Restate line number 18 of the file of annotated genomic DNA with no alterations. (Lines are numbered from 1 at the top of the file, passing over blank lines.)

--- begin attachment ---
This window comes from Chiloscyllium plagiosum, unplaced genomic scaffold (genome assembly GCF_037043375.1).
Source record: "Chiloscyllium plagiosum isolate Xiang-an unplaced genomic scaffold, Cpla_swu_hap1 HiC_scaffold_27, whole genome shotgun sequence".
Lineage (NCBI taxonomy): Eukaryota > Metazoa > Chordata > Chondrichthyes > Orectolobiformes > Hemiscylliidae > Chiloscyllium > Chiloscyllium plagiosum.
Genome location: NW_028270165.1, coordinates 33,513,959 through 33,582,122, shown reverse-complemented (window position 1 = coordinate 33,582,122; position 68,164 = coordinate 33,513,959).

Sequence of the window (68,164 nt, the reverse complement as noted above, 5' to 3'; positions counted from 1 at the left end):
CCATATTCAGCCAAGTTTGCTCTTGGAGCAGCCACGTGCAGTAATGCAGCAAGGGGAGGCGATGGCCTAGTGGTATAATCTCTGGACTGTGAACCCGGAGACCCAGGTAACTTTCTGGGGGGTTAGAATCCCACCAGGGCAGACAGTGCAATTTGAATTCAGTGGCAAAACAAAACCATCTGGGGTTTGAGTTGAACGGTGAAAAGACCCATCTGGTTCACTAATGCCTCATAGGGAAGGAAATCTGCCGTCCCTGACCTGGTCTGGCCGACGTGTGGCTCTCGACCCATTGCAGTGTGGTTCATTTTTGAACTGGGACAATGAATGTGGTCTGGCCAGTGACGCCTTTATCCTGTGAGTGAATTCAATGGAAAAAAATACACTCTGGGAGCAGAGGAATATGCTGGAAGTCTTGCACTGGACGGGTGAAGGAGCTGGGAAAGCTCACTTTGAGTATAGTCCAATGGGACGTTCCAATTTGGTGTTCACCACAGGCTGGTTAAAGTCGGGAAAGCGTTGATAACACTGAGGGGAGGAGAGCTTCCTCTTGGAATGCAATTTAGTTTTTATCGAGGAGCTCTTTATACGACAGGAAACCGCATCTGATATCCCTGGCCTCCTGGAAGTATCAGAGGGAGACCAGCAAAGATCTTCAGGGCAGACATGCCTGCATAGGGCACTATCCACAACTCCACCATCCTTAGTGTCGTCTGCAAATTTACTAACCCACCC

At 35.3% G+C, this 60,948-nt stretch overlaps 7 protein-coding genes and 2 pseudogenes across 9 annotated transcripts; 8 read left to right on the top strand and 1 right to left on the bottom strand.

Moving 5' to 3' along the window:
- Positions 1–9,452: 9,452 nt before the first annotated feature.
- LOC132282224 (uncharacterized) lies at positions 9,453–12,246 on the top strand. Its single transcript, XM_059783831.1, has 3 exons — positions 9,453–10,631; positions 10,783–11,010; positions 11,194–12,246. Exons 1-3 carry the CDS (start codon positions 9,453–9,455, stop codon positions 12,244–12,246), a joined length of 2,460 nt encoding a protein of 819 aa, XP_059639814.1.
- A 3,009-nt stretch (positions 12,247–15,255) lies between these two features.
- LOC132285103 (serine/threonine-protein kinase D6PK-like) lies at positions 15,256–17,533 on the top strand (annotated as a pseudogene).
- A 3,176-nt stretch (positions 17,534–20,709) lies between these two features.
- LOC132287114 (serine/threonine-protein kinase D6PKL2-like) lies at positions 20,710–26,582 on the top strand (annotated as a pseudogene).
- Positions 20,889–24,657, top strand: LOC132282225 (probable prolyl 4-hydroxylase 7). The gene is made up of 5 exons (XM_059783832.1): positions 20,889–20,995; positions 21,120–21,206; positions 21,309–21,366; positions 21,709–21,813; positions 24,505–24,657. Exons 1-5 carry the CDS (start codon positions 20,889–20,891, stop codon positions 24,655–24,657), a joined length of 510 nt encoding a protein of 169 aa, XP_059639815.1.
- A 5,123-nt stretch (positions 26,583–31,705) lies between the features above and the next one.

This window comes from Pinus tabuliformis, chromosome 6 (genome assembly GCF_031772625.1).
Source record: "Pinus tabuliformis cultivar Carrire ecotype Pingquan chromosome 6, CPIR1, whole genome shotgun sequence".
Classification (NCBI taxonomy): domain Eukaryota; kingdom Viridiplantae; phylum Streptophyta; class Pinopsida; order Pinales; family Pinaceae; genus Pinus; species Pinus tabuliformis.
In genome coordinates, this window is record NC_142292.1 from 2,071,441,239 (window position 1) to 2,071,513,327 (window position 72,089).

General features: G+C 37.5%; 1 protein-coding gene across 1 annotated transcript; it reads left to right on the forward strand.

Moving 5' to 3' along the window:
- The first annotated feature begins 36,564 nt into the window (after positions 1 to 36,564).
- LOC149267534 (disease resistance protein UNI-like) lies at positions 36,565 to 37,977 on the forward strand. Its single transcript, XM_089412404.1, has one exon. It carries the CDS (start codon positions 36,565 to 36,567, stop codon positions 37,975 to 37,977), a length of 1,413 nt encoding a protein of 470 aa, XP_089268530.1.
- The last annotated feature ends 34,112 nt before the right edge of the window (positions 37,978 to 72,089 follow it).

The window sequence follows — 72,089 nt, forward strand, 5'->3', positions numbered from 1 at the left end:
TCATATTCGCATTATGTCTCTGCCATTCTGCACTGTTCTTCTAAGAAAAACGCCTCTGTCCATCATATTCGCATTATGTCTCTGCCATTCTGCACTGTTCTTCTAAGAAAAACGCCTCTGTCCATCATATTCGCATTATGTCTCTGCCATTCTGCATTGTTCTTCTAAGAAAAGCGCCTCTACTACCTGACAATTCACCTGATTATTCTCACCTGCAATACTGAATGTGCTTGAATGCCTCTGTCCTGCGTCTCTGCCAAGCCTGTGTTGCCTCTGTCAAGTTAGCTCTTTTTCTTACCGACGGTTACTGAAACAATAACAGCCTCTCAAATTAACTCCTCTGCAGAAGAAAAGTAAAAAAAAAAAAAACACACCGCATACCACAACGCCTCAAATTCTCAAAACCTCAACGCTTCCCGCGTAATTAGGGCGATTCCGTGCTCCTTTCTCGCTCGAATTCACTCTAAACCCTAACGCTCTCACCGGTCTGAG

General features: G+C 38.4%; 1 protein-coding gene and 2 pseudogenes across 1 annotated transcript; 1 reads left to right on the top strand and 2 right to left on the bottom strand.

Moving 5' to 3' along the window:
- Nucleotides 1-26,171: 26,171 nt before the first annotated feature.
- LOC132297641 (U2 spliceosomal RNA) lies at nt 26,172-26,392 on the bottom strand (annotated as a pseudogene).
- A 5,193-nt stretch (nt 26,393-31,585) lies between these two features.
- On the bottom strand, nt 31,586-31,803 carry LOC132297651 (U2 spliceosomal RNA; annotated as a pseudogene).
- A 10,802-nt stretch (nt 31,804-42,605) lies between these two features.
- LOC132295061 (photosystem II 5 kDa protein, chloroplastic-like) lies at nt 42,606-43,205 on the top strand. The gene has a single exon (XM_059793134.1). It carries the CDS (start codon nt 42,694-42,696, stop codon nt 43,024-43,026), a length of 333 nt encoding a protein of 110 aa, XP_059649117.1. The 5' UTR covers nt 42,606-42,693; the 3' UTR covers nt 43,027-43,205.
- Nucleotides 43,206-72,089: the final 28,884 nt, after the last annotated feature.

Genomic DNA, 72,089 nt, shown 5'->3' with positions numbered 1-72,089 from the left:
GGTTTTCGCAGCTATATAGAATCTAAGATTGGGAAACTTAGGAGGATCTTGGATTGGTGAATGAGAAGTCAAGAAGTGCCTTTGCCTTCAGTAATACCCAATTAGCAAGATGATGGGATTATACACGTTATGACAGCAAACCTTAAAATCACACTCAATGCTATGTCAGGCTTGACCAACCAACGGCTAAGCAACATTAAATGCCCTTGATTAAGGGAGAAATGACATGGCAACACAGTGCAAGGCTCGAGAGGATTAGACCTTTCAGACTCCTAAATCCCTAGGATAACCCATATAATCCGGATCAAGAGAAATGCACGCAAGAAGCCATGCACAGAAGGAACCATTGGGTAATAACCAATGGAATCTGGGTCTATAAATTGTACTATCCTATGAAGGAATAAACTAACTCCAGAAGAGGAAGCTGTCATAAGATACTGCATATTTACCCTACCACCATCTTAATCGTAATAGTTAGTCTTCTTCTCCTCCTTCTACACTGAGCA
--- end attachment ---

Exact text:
Source record: "Pinus tabuliformis cultivar Carrire ecotype Pingquan chromosome 6, CPIR1, whole genome shotgun sequence".